Oskar Kokoschka

Biography of Oskar Kokoschka

Oskar Kokoschka is regarded as one of the most important and revered artists of the 20th Century. Renowned for the sense of humanity and compassion in his artwork, he left behind a stunning body of expressionist paintings and limited edition prints. Through his use of color and vigorous mark-making, he was able to express human character and psychological depth.

 

Born in Austria in 1886, Oskar Kokoschka studied at the Vienna School of Arts and Crafts until he became dissatisfied with the lack of focus on the human figure. After leaving he taught himself to use oil paint, but was forced to devote much of his time to producing decorative work to pay his bills. It was not until he met Adolf Loos, the prominent architect, that his career as an artist really began to take off. Loos supported Kokoschka and helped place him in an artist milieu that brought with it commissions and greater publicity.

 

Early on what differentiated Oskar Kokoschka’s artwork from that of his contemporaries was his ability to express through color alone, the emotional elements of a scene. His artwork was nearly always characterized by an expressionist vigor and intensity, with a palpable sense of the artist’s emotional involvement in the subject being depicted. However, it was not until he began to devote much of his time to portraiture, where his subtly ability to draw out the character of the subject came to the fore, that Kokoschka began to achieve real success.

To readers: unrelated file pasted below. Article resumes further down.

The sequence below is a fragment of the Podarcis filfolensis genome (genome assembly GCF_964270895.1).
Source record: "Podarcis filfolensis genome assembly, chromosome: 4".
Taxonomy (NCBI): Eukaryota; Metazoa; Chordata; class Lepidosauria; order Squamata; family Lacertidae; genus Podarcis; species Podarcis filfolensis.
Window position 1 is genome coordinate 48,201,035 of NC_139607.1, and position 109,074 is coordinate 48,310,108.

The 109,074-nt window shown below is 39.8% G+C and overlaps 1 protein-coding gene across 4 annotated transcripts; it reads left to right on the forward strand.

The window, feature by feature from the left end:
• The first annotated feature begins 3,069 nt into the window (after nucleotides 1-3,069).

In 1911 Oskar Kokoschka met composer Gustav Mahler’s widow, Alma Mahler, with whom he conducted a passionate three-year affair. The relationship came to an end on the outbreak of the First World War when Kokoschka enlisted in the Austrian army. Quickly injured his spent of the rest of the war devoted to writing theatrical plays. Disillusioned with the Russian Revolution which he had originally viewed with optimism, he renounced political militancy completely for its disregard for human suffering. He spent much of the 1920s working as a professor at the Dresden Academy of Fine Arts in Germany.

 

With the rise of the Nazis in the 1930s, Oskar Kokoschka found his art labelled “Degenerate”, and his work was removed from German museums and collections. Despite there being a major exhibition of his work in Vienna that year, Kokoschka fled to London in 1938 (becoming a British National in 1947). After the war the artist became financially secure after a series of high-profile international exhibitions took place.

 

By 1948 his work was celebrated around the world and he had a travelling show in Boston, United States, 1948 and Haus der Kunst, Munich in 1950. He exhibited at the Venice Biennale in 1922 and in 1948. His collected writings were published in 1956, around the same time as he was becoming interested in stage design. In 1962 he was honoured with a major retrospective at the Tate Gallery in London and again in 1986. In 2018 the Kunsthaus Zürich will conduct a large Retrospective spanning all the major phases of Oskar Kokoschka’s career. He died in Switzerland in 1980. Alongside Max Beckmann he is considered one of the leading lights of Expressionism.

 

 

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